A subtractive art: wood carving is like Renouncement in life. You carve away what you do not really need to reveal beauty and freedom


Recently, there have been several popular books about decluttering our houses.  Meditation is a way to declutter our minds and hearts.

The electronic world in which we live, information rich and wisdom poor, is like a firehose aimed at our attention centers.  Much of it is trying to sell us something or other. The hidden message is one of need:  you need this!  Much of it is low quality.  The “signal to noise” ratio is low. 

Indeed, the world of today is economically based on consumption.  In so many ways we are consumers.

I am a consumer when I go to the supermarket or farmers market to buy produce.  But am I a health care “consumer” when I am ill and go to the doctor or emergency room?  Or am I an ill person, in pain and suffering, seeking help?  Am I a self – help consumer when I seek to learn meditation or am I a person seeking deeper meaning, seeking a deeper relationship with life?  Am I seeking something more than a transaction?


I thought of all of this as I recently listened to an earth scientist speaking of climate change on the radio.  She was both a researcher and an activist.  She knew not only scientific research but had also visited many parts of the world where the effects of climate change are dramatically visible.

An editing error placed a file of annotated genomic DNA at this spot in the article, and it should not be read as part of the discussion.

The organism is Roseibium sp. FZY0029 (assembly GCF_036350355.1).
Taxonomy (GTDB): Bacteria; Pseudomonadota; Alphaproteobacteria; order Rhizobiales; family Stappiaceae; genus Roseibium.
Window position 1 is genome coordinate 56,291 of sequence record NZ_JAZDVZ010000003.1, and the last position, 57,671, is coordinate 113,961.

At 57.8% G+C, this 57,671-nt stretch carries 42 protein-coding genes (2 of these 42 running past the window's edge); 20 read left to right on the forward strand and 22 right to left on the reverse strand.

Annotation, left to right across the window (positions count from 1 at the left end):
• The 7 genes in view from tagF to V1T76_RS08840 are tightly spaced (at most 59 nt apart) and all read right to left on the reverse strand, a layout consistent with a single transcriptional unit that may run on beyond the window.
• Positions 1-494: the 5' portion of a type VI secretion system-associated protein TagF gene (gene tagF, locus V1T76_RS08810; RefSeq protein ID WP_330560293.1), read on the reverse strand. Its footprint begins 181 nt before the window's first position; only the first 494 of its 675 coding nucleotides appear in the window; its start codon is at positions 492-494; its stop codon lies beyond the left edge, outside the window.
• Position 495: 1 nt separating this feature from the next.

Despite much obfuscation by people and institutions committed to the idea that humans can do little to prevent further warming of the planet’s atmosphere, our production of carbon dioxide is the major factor in this warming.  This has caused huge changes including the melting of glaciers, massive destructive hurricanes, increase in fires and drought.  Human displacement related directly and indirectly to climate change is happening now and will lead to more in the future.  Human suffering is incalculable.  

The world talks about climate change and steps are being taken, the slow time frame that this change is taking place will not appreciably alter the heating of the earth’s atmosphere sufficiently to make a huge difference. 

We humans are good at seeing what is just in front of us.  We can achieve short term goals with our perspective emphasizing self-interest.   But climate change is a different kind of thing.  It is easy to put in the category of something too big to deal with.  It is easy to let fate take its way.  Because it requires collective action by all of humanity, and collective action is so difficult especially involving nations and cultures, it is easy to deny its reality.